The latest short e-book in the wonkosphere is Matthew Yglesias’ The Rent is Too Damn High. I recommend it and following Yglesias at Slate. Yglesias is one of the clearest and most accessible economics writers to meet the criterion of seriousness.
The basic idea of the book is this: Right now, in the U.S., legislation and regulations at all levels of government are punishing and thwarting density. Local zoning boards and activists make it difficult for developers to build new high-rises in up-and-coming (‘gentrifying’) areas of cities. And, even where new buildings are permitted, government-mandated parking-space requirements and height restrictions artificially suppress supply. Meanwhile, other political constituencies protect policies like the Home Mortgage Interest Deduction, which incentivize and subsidize life in single-family, owner-occupied homes in the suburbs.
This has a number of bad consequence. Most obviously, it makes housing much more expensive. When the supply of housing in desirable urban areas isn’t allowed to expand to meet demand, prices necessarily soar. And insofar as people are priced out of those areas, they go seek housing elsewhere, in suburbs and exurbs, thereby bidding up housing prices everywhere else, raising costs for the country as a whole. These rising housing prices take a big chunk out of people’s paychecks, which is a bad on its own — Yglesias makes a compelling case that much of the American middle class’s economic gains in the past decades has been completely wiped out by rising housing prices. But they also have a lot of broader, subtler costs: Housing is most expensive in the most productive areas of the country, i.e., cities in the northeast corridor and California. Which means people are being incentivized by housing policy to move to less-productive areas, like the sunbelt (and yes, sunbelt cities are much less productive than Boston — if you thought the opposite, that’s just an illusion of relative movement over the past few decades). And that’s a national problem: If we care about Gross Domestic Product, we must care the policies and incentives that influence individual people’s levels of productivity. It’s good for people to live in high-productivity areas: A young professional will learn more and make more connections and therefore become a better professional if he lives in Manhattan than if he lives in Phoenix; and the wages that people in service jobs earn move with the productivity of their region as a whole (which is why nannies in Manhattan earn much more than nannies in Phoenix, even with equivalent skill sets). So a country with better housing policy, and consequently cheaper housing, would be more densely concentrated around major high-productivity cities and wealthier as a whole.
Denser life is, additionally, greener life. It involves less driving, both by residents and by the suppliers of the grocery stores that feed them (on a per customer basis). Heating 1,000 families in a single city high-rise is naturally more efficient (less carbon-intensive) than heating them all in separate homes. And, finally, the more densely we’re packed in major metropolises, the easier it is for us to preserve the great outdoors elsewhere — there is a contradiction in being a conservationist who thwarts development at dense cores. In short, if we just let people build housing more easily and more densely — much more densely — it would bring a host of benefits.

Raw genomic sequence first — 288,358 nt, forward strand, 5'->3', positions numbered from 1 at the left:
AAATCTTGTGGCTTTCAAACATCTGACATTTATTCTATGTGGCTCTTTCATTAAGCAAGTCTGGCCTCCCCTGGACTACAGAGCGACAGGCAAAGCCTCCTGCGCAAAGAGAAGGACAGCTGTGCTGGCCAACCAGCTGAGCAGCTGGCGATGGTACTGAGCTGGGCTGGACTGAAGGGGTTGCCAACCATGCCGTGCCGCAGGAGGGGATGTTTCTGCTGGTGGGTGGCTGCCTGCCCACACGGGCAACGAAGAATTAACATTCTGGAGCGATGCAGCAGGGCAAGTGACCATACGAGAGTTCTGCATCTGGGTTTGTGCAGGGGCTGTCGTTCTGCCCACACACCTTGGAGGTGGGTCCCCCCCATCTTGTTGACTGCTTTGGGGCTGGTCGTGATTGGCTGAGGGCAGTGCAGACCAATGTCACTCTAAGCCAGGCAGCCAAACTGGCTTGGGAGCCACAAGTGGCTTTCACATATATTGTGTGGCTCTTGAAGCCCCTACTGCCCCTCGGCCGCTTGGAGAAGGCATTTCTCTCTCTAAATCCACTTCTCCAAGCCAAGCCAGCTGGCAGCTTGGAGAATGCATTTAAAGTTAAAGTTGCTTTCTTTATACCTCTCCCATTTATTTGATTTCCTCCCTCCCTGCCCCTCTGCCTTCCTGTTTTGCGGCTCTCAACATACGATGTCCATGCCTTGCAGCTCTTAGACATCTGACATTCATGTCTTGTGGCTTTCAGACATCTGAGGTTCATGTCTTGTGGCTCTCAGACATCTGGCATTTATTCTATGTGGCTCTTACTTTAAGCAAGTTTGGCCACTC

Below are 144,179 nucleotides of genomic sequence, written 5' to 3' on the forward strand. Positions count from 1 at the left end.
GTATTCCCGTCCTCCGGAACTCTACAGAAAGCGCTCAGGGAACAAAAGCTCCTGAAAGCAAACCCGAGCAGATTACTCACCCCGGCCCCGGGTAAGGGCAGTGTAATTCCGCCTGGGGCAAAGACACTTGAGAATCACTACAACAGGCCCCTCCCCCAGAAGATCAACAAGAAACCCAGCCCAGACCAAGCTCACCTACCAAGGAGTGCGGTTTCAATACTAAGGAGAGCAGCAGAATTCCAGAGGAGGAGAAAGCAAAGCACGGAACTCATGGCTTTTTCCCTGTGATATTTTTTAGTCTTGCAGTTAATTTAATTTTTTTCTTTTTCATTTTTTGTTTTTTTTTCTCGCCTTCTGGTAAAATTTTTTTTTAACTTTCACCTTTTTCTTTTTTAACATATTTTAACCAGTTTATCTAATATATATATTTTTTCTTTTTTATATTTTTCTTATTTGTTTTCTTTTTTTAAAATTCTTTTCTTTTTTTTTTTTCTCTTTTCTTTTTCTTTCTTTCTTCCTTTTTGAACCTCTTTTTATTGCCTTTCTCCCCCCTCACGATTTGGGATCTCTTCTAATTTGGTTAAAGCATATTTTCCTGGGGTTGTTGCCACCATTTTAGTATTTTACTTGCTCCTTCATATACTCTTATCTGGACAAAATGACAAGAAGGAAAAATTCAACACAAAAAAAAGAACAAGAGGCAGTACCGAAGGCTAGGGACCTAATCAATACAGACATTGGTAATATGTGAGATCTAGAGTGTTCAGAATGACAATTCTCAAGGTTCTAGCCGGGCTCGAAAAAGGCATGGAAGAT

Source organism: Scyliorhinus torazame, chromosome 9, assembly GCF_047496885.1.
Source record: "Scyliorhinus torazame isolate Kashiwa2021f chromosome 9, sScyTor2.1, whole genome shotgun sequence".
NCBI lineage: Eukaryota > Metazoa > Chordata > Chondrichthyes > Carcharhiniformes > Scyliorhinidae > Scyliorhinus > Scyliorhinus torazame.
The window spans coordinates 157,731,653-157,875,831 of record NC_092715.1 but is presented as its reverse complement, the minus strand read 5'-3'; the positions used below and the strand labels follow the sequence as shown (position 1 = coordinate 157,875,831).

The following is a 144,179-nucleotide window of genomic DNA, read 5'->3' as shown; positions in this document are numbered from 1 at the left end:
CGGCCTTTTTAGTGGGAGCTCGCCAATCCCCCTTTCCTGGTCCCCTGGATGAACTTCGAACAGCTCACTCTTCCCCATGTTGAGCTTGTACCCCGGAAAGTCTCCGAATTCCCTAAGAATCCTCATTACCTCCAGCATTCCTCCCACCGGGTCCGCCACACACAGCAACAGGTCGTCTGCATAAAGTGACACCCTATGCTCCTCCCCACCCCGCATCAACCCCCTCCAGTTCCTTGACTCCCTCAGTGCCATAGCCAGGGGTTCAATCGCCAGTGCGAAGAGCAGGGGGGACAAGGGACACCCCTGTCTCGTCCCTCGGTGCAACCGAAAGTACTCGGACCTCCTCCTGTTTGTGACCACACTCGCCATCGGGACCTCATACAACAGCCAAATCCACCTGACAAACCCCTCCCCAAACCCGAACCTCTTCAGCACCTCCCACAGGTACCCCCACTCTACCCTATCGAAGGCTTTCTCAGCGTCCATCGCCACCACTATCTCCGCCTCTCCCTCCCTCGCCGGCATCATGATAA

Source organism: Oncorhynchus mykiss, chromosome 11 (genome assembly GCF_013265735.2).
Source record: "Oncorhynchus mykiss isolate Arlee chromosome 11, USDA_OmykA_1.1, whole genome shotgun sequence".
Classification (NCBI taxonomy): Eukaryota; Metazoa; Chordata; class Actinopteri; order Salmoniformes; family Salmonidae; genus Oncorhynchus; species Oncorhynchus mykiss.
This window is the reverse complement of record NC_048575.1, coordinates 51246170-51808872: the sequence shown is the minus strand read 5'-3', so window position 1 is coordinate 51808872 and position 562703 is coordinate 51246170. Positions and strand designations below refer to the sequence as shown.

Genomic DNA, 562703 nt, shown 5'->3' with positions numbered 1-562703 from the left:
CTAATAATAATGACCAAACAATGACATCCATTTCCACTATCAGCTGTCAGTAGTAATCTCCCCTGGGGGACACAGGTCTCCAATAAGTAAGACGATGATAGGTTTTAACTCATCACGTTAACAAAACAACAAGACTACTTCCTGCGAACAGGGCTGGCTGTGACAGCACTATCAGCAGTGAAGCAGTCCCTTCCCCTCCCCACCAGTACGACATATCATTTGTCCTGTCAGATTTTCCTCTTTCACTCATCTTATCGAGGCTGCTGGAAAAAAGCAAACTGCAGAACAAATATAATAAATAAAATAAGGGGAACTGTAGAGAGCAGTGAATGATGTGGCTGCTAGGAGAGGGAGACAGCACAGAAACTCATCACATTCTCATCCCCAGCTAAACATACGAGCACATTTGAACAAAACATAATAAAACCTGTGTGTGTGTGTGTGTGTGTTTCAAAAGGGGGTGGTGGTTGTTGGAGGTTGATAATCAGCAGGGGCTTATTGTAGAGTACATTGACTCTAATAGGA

In laying this all out, Yglesias takes on some really elementary but common misconceptions about housing policies. As a center-left liberal, Yglesias is particularly miffed that progressive-type advocates are so often behind efforts to keep developers out of gentrifying areas. They, like Yglesias, say they want to keep housing prices low so that working and middle-class people can afford to continue living in their long-time neighborhoods. And they see that development and higher rents frequently go hand-in-hand. But, as Yglesias points out, their assumption, and their response, get it exactly backwards. The causation goes the other way around — developers come in to a neighborhood because rents are rising; development per se does not cause higher rents (on its own, density should put downward pressure on rents). Keeping developers out is exactly the wrong way to keep housing prices low. This is basic economics — if demand for housing increases in an area, but supply is not allowed to expand, then rents will rise. While I think — and I had the sense Yglesias would agree — there are sometimes good reasons for preserving historically significant buildings and districts, we should be honest that we are doing so for aesthetic/nostalgic reasons, rather than dressing it up with a risibly opposite-of-truth economic justification like “modern high-rises cause higher rents because they’re modern!” Yglesias also exposes the lunacy of making so many housing decisions matters of policy when there doesn’t seem to be any good justification for not just leaving them up to markets — case in point, parking requirements. Some people will want to park their cars in their buildings; and developers and owners will respond to meet that demand. Other people won’t want parking. It makes a lot more sense to let markets — via the decisions and tradeoffs of individual people and developers — decide how much private parking there should be, rather than to impose one-size-fits-all on everyone.